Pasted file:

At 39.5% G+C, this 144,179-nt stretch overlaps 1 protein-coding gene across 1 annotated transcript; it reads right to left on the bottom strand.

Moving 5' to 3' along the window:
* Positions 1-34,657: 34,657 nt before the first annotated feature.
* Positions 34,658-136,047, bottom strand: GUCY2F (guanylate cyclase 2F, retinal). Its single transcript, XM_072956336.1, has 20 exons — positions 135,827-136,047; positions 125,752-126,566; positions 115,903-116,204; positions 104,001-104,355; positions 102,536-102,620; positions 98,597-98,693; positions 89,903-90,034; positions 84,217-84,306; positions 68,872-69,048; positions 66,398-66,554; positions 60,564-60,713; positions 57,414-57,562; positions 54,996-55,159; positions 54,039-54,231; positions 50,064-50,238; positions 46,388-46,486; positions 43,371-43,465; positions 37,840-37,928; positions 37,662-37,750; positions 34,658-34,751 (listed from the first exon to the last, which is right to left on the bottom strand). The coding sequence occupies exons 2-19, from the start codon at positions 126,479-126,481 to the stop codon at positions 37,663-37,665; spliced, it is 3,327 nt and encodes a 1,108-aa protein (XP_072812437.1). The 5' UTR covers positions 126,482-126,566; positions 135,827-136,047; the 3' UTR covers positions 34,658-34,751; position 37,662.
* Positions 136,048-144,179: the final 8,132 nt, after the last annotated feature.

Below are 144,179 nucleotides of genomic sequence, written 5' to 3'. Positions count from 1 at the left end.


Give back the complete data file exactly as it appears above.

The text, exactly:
At 39.5% G+C, this 144,179-nt stretch overlaps 1 protein-coding gene across 1 annotated transcript; it reads right to left on the bottom strand.

Moving 5' to 3' along the window:
* Positions 1-34,657: 34,657 nt before the first annotated feature.
* Positions 34,658-136,047, bottom strand: GUCY2F (guanylate cyclase 2F, retinal). Its single transcript, XM_072956336.1, has 20 exons — positions 135,827-136,047; positions 125,752-126,566; positions 115,903-116,204; positions 104,001-104,355; positions 102,536-102,620; positions 98,597-98,693; positions 89,903-90,034; positions 84,217-84,306; positions 68,872-69,048; positions 66,398-66,554; positions 60,564-60,713; positions 57,414-57,562; positions 54,996-55,159; positions 54,039-54,231; positions 50,064-50,238; positions 46,388-46,486; positions 43,371-43,465; positions 37,840-37,928; positions 37,662-37,750; positions 34,658-34,751 (listed from the first exon to the last, which is right to left on the bottom strand). The coding sequence occupies exons 2-19, from the start codon at positions 126,479-126,481 to the stop codon at positions 37,663-37,665; spliced, it is 3,327 nt and encodes a 1,108-aa protein (XP_072812437.1). The 5' UTR covers positions 126,482-126,566; positions 135,827-136,047; the 3' UTR covers positions 34,658-34,751; position 37,662.
* Positions 136,048-144,179: the final 8,132 nt, after the last annotated feature.

Below are 144,179 nucleotides of genomic sequence, written 5' to 3'. Positions count from 1 at the left end.